Should infants be killed because they have a severe physical, emotional or intellectual handicap? To many this would sound discriminatory toward the handicapped. How often are abortions done because the fetus has a physical or mental handicap? These abortions are often seen as justified because of the "horrible life" the child will supposedly have. It isn't any wonder that people suggest we should dispose of the infants when born. After all, what if the handicap was not detected prior to birth? Shouldn't the woman have the same "right to choose" to end the child's life after birth, just as a woman who detected the abnormality while in the womb had the right to choose the end the unborn's life while in the womb? ( Internet. The Infanticide/ Abortion Link) U. S Representative John Hosteltler states: "Partial - birth abortion is nothing more than infanticide, and among the cruelest of human arts." To let this procedure continue diminishes the value of human life and allows the unspeakable to be committed against the most innocent among us. We cannot allow this to continue even one more day!" What are called abortions, such as saline injections, D & C and D & E are carried out with different instruments. In D & C the knife has to be carefully inserted into the womb because the baby is hidden away and is not protruding. It is easier to do a late D & C because the baby is protruding in the mothers' abdomen. The partial - birth abortion procedure (also known as the "D & C" or "Dilation and Extraction abortion) is a relatively recent phenomenon and is the most sickening form of infanticide devised by man. The D & X procedure they say, is incredibly painful for the infant. Abortionists acknowledge that the procedure is frequently preformed on healthy mothers with healthy babies. The American Medical Association supports a ban on this procedure. (Jahr, July 23, 1998)

Today in 17 states, partial-birth abortion is a criminal act. Even in Roe vs. Wade, which struck down the Texas abortion statutes, that part of the law that made Arlington, Va., Catholic Herald, the Supreme Court "did not address the constitutionality of killing a child that was partially delivered." Article 1195 of the Texas Penal Code States "Destroying an unborn child whoever shall during the parturition of the mother destroy the vitality of life in a child in a state of being born and before actual birth which child would otherwise have been born alive, shall be confined in the penitentiary for life or for not less than five years." That law stands. The GOP voted to continue funding candidates who support a form of killing that is punishable by life in prison in Texas and jail time in 17 states. (Buchanan, Jan 19, 1998)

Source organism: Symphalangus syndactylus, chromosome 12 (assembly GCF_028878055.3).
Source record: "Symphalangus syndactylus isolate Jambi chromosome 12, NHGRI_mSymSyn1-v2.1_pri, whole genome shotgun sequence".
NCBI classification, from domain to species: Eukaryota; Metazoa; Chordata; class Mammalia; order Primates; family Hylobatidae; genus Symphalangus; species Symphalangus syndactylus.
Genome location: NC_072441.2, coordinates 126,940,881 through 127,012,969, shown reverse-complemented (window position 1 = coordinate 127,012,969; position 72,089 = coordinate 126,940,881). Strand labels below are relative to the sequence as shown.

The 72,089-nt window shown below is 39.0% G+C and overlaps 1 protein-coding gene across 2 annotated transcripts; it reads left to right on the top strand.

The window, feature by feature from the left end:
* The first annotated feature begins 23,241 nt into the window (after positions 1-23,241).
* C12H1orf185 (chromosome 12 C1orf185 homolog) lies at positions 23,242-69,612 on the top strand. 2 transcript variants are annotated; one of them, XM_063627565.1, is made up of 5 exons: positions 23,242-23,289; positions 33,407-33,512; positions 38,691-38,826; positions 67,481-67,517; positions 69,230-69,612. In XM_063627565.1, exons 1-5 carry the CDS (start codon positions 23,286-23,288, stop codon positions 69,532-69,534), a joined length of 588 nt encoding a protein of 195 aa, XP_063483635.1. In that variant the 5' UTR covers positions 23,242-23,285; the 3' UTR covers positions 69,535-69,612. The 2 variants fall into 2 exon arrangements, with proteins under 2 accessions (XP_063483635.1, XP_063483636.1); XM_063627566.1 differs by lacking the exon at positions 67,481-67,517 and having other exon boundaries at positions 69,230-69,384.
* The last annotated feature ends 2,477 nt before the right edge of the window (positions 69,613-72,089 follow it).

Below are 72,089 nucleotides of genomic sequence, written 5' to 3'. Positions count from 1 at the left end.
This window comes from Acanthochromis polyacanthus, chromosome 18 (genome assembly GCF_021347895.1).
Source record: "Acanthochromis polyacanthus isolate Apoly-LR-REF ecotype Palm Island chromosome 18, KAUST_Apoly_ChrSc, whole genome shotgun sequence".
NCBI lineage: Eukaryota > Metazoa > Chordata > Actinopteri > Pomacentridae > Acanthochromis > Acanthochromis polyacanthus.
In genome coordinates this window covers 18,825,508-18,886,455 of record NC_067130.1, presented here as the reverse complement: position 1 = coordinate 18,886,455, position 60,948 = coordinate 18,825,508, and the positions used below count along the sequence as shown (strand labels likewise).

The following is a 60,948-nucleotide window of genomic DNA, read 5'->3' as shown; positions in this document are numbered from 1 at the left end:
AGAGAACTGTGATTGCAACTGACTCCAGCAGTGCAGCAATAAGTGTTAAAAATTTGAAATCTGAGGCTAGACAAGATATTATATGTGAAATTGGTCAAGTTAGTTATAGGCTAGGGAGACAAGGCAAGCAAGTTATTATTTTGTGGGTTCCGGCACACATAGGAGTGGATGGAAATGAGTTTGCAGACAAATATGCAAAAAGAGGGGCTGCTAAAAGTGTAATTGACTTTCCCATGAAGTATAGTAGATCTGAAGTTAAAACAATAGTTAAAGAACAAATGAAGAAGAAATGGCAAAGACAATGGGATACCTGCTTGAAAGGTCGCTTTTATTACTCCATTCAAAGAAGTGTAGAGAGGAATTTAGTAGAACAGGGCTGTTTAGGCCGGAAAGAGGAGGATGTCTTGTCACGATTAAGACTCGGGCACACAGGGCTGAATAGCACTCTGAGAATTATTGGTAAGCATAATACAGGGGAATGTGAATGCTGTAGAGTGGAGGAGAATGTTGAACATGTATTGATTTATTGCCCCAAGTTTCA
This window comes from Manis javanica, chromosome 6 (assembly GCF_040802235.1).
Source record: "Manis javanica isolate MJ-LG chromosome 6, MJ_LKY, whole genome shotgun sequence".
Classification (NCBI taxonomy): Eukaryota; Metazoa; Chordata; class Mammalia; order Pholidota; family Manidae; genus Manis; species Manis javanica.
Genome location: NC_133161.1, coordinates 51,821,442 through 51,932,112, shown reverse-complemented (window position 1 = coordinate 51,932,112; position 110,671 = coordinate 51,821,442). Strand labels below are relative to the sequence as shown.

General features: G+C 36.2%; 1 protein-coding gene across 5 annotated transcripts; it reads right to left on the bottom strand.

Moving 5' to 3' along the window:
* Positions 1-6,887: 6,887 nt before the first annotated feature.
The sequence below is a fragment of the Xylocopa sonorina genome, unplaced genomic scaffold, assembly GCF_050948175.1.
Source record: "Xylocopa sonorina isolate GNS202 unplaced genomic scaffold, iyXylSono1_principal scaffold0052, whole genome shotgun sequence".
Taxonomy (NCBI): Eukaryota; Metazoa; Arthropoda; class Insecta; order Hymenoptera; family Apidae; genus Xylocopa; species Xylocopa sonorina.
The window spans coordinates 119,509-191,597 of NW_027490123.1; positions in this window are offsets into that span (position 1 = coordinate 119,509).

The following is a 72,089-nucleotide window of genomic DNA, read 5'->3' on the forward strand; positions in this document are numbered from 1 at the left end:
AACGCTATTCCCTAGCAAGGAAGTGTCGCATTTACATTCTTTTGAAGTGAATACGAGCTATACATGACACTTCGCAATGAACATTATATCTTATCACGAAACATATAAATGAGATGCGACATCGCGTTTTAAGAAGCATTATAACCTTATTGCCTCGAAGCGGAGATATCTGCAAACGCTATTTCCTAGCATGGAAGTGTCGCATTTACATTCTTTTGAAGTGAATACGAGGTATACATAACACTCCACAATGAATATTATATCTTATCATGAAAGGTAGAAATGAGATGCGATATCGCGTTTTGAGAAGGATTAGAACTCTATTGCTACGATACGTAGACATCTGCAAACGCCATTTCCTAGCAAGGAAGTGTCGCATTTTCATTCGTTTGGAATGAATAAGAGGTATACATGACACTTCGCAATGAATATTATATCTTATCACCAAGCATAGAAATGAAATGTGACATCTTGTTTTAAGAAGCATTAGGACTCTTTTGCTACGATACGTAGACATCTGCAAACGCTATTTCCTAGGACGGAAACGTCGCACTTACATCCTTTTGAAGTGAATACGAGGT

Ironically, medical advancement and the discoveries of the actual human qualities of the fetus may actually be used to justify infanticide if abortion is kept legal. Years ago, before sonograms, before people like Lenart Nilsson took stunning photos of an unborn child. It was much easier to define the fetus as a "blob of cells" and not equate any humanness with the unborn. Thus, it was easier to justify abortion because many believed that what was inside the womb was nothing but "a blob" and not really human. However, medical technology has given us the opportunity to actually see the unborn, to save premature babies earlier and earlier, and to even preform fetal surgery. It is increasingly difficult to say that the unborn is "just a blob of cells" when presented with current medical evidence that fetus is indeed human. Thus, the current common argument for legalized abortion is that the fetus may be human, but it is not "full human" or a "person"" or a human with the same rights as you and I. Once we start acknowledging a class system for humans - a class system which determines at what developmental level a human has the "full rights" of a person - what is to keep us from applying the same class system to born, as well as unborn children? We could before say that the unborn was not human, and since everyone considered a newborn human, it was easy to keep the abortion mentality from creeping up towards infanticide. But now that we acknowledge that it is justifiable to terminate the life of a certain class of humans (the unborn) what is to keep us from extending that class to day- old infants. (Internet, " Parents Killing Kids; A Nation's Shame.")